A group of ALC students explored the Pokegama River (a tributary to the St. Louis Estuary) within the Superior Municipal Forest. They were accompanied by Rivers2Lake staff and ALC teachers, Jamie Bennett, Todd Mickolajak, and Phil Thouin (who is enrolled in the Rivers2Lake program this year).
Students conducted water chemistry analysis and classified aquatic macroinvertebrates to assess indicators of the river’s water quality. They practiced canoeing skills and teamwork as they maneuvered through the winding river.
The ash trees in this forest are threatened by the emerald ash borer, an invasive insect that arrived in Superior, WI around 2013. A loss of the ash trees along the river banks could lead to drastic soil erosion and diminished water quality. Students evaluated restorative tree planting sites, and identified white cedar, red maple, and northern hackberry saplings in test plots.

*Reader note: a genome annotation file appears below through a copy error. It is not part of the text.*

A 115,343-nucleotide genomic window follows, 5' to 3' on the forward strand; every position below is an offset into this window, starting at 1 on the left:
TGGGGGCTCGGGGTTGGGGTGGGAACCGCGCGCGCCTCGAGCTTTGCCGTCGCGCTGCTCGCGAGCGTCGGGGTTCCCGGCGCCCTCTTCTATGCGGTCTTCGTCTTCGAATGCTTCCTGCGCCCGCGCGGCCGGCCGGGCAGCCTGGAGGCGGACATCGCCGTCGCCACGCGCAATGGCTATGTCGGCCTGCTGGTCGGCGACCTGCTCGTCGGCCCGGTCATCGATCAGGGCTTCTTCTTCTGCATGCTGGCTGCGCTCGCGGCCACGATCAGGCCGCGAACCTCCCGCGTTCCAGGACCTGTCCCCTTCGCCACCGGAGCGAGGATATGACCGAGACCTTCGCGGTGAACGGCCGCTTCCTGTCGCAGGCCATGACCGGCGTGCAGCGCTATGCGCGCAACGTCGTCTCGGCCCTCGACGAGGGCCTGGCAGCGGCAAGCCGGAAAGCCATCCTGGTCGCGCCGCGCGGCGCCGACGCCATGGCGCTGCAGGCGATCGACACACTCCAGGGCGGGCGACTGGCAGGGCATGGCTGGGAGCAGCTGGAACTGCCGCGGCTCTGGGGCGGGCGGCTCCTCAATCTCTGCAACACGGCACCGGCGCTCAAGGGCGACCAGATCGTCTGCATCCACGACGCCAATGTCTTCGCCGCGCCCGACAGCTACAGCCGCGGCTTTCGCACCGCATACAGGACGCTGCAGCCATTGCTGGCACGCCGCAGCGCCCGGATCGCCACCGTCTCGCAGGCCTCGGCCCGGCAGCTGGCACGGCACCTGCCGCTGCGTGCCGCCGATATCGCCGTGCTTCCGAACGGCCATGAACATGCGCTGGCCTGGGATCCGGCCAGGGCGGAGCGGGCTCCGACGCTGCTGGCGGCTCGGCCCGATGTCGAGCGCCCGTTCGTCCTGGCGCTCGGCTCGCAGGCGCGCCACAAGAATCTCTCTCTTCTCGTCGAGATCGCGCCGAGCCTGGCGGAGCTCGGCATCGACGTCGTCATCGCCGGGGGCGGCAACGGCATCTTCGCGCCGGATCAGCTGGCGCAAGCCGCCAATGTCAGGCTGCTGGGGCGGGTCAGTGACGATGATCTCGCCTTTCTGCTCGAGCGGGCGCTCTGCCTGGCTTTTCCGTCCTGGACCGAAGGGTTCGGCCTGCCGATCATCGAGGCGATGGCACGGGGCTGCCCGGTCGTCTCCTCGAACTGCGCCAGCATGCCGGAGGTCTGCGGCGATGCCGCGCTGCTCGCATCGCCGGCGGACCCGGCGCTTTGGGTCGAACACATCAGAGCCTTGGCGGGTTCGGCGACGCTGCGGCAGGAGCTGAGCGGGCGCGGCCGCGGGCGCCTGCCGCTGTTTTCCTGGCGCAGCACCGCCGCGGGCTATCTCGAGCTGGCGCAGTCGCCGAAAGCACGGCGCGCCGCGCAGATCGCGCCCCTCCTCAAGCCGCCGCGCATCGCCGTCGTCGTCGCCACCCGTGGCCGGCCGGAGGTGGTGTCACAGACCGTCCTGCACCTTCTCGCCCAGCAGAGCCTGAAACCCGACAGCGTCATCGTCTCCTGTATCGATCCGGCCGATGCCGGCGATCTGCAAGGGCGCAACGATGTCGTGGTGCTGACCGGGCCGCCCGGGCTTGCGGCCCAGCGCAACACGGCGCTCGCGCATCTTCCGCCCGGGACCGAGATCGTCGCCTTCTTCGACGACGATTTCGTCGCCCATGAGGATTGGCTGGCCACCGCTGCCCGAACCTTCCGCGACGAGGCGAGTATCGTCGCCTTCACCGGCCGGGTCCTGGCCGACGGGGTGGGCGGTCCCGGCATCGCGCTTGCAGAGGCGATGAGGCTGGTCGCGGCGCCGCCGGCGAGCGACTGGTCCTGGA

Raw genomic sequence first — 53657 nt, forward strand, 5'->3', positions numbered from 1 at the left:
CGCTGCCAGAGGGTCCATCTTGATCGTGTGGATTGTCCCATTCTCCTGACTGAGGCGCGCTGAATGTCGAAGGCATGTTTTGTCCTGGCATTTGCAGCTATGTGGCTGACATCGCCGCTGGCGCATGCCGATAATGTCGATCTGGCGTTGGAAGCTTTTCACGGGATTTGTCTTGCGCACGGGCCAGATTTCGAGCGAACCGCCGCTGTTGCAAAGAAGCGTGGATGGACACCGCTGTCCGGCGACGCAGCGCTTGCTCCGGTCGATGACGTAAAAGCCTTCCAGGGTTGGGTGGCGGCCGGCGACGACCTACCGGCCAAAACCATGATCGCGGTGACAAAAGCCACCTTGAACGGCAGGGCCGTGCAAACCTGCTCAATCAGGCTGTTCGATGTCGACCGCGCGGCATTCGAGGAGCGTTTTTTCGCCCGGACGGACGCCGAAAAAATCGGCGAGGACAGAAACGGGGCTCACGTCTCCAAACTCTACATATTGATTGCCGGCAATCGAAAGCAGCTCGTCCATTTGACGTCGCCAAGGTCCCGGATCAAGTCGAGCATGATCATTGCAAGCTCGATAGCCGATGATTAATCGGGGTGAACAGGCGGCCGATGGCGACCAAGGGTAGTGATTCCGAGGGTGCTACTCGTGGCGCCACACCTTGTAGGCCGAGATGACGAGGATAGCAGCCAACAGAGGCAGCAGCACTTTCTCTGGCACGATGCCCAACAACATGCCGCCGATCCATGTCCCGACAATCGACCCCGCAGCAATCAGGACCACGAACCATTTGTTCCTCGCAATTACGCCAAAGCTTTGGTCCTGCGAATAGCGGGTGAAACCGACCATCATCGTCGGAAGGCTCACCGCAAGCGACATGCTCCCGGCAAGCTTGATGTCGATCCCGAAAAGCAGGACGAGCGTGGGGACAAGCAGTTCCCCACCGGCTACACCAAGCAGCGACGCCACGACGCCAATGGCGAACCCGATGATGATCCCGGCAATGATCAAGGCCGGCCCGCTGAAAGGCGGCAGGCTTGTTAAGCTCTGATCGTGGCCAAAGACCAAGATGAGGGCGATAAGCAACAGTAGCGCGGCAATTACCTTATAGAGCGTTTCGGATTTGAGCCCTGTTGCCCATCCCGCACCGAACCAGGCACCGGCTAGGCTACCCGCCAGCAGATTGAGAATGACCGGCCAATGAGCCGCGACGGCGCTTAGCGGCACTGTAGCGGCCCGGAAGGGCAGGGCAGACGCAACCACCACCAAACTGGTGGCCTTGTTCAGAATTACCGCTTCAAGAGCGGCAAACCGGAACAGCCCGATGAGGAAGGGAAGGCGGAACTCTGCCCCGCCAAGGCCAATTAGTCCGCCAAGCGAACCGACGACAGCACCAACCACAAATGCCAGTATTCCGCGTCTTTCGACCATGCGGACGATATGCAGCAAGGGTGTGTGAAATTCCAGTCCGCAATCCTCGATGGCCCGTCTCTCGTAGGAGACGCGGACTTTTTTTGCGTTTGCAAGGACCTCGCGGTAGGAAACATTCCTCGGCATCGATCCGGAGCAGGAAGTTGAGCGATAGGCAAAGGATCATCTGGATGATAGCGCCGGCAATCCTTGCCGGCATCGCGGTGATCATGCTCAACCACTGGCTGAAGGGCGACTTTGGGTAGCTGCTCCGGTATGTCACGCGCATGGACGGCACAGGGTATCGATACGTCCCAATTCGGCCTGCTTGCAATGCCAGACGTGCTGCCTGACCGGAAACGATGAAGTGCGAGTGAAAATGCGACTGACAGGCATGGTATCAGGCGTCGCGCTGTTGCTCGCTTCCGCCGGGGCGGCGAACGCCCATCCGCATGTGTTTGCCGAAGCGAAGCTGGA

These young naturalists are excited about the prospect of continuing stewardship along this waterway.
Many thanks to the following organizations for their generous support and efforts to make this field day come to life:
The Rivers2Lake Program (of the Lake Superior National Estuarine Research Reserve), which integrates the Lake Superior watershed into local education through inquiry and place-based learning, Great Lakes literacy, stewardship, and watershed restoration;
The Office of Education Equity, Duluth Public Schools, which advocates for racial and economic integration, increased academic achievement, and equitable educational opportunities for all students;
Duluth Area Learning Center staff, offering students impactful, high-quality educational experiences.